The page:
Entrepreneurship has identified as a potential solution to persistent localised deprivation (Williams and Williams, 2011). Unfortunately entrepreneurial activity is associated with the more geographically mobile members of the population (Levie, 2007; Alvarez and Barney, 2014), and will also potentially provide the opportunity for successful business owners to move out of their local areas (Frankish et al., 2014). This means that a lack of entrepreneurial activity may be reinforcing with few role models available for those living in such areas to follow, and those potential role models that develop also being likely to leave (Thompson et al., 2012). This study would examine in detail to what extent the pattern of migration and its relationship to entrepreneurship are present for those residing originally in deprived areas and for those moving into deprived areas. It would therefore provide an insight into the value for money achieved from policies that look to develop entrepreneurial activities in an effort to reduce deprivation and alleviate social exclusion (Blackburn and Ram, 2006). The study would consider how the context of deprived areas and the type of business ownership influence the outcomes achieved.
The project will involve the development of a theoretical model to account for the relationships between entrepreneurial activity and migration decisions building on the work of studies such as Thompson et al. (2012). This would then be tested empirically using econometric approaches that would be able to allow for both the decision to migrate to influence the decision to start a business and also for the desire to start a business to encourage migration. Such approaches have been used by studies such as Huggins and Thompson (2014) at the area level when considering the relationships between culture, well-being, entrepreneurship and economic development, whilst this study would be considering the choices of individuals. It would be envisaged that the study would take an English or UK perspective, where deprived areas are defined by the Index of Multiple Deprivation (McLennan et al., 2011). The main data used would be drawn from existing large datasets, particularly those such as the British Household Panel Survey (BHPS) that follow individuals’ careers and migration choices, accounting for influences at the personal and area levels over a period of time. Other sources of data that could be used are cohort surveys that follow individuals through their lives capturing changes in in their lives and careers at discrete points in time.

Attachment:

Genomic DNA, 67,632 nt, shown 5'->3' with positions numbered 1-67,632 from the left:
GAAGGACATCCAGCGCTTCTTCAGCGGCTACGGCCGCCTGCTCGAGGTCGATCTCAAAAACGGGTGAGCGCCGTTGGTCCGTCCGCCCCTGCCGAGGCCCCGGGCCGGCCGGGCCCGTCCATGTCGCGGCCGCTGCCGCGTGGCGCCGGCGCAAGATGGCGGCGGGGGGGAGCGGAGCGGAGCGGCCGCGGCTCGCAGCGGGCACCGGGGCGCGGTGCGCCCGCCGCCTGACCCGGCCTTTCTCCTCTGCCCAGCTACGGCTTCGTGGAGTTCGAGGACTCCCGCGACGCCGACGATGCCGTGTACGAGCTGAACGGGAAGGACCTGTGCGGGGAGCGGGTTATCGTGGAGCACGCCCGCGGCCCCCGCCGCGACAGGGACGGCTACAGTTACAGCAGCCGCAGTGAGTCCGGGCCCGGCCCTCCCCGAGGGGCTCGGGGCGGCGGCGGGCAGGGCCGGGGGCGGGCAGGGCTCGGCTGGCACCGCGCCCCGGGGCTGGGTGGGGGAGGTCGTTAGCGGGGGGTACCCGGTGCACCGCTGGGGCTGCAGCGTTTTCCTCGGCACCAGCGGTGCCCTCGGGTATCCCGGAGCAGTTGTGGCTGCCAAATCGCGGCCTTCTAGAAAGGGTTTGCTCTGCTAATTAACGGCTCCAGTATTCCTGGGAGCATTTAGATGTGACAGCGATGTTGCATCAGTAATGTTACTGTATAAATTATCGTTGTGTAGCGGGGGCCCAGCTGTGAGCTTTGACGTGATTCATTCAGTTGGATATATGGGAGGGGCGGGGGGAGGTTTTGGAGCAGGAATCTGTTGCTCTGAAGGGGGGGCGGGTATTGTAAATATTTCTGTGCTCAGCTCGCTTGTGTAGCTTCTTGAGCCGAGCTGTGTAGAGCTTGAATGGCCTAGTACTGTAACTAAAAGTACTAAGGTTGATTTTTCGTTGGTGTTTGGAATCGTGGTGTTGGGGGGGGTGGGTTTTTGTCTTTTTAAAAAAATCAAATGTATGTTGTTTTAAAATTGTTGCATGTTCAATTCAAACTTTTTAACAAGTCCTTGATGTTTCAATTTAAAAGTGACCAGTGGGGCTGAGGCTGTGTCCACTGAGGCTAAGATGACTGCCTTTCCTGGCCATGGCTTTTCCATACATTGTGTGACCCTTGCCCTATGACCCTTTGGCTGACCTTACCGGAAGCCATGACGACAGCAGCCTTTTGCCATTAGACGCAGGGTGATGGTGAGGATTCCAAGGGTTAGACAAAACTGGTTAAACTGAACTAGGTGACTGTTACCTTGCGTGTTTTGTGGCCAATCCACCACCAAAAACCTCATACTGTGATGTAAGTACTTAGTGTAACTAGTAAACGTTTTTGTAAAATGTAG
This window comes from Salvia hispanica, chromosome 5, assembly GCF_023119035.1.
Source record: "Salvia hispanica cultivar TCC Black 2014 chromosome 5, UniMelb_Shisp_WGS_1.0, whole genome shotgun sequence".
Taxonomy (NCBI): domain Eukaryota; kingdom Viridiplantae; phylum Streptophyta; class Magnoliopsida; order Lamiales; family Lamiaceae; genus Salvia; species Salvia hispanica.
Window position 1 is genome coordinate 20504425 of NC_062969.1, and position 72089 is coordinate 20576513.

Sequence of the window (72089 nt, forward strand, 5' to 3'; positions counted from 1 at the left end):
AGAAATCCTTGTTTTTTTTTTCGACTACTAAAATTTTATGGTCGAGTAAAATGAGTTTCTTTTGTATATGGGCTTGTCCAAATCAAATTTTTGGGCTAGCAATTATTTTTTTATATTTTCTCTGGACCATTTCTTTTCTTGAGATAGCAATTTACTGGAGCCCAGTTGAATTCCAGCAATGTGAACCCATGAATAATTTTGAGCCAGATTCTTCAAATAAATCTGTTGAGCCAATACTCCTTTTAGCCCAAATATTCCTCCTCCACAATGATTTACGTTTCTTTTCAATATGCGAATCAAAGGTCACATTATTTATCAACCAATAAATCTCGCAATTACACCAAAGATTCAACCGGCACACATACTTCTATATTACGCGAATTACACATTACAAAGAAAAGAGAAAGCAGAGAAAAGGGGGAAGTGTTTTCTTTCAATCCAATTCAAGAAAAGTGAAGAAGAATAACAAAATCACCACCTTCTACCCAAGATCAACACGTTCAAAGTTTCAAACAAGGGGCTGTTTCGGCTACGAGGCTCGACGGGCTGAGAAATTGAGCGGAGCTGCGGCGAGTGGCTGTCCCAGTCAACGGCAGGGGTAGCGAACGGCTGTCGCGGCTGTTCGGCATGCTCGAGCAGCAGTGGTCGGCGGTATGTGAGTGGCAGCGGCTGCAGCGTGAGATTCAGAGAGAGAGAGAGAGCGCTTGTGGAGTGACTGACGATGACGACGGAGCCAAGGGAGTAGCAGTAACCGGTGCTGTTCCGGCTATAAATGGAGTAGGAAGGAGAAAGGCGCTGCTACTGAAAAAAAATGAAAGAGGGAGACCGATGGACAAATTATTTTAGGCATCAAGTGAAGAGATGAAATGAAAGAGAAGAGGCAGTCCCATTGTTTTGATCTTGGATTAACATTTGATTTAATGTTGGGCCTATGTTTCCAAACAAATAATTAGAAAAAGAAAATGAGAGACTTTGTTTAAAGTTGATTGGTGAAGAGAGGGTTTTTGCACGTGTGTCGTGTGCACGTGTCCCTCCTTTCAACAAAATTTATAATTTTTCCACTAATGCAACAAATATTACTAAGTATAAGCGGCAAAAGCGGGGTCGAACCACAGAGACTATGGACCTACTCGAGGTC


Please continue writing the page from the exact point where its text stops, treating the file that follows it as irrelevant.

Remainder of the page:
Alvarez, S. A. and Barney, J. B. (2014) ‘Entrepreneurial opportunities and poverty alleviation’, Entrepreneurship Theory and Practice, 38 (1), 159-184.
Blackburn, R. and Ram, M. (2006) ‘Fix or fixation? The contributions and limitations of entrepreneurship and small firms to combating social exclusion’, Entrepreneurship and Regional Development, 18 (1), 73-89.
Frankish, J. S. Roberts, R. G. Coad, A. and Storey, D. J. (2014) ‘Is entrepreneurship a route out of deprivation?’, Regional Studies, 48 (6), 1090-1107.
Huggins, R. and Thompson, P. (2014) ‘Culture, entrepreneurship and uneven development: a spatial analysis’, Entrepreneurship and Regional Development, 26 (9/10), 726-752.
Levie, J. (2007) ‘Immigration, in-migration, ethnicity and entrepreneurship in the United Kingdom’, Small Business Economics, 28 9), 143-169.
McLennan, D. Barnes, H. Noble, M. Davies, J. Garratt, E. and Dibben, C. (2011) The English Indices of Deprivation 2010, London: Department for Communities and Local Government.
Thompson, P. Jones-Evans, D. and Kwong, C. (2012) ‘Entrepreneurship in deprived urban communities: the case of Wales’, Entrepreneurship Research Journal, 2 (1).
Williams, N. and Williams, C. C. (2011) ‘Tackling barriers to entrepreneurship in a deprived urban neighbourhood’, Local Economy, 26 (1), 30-42.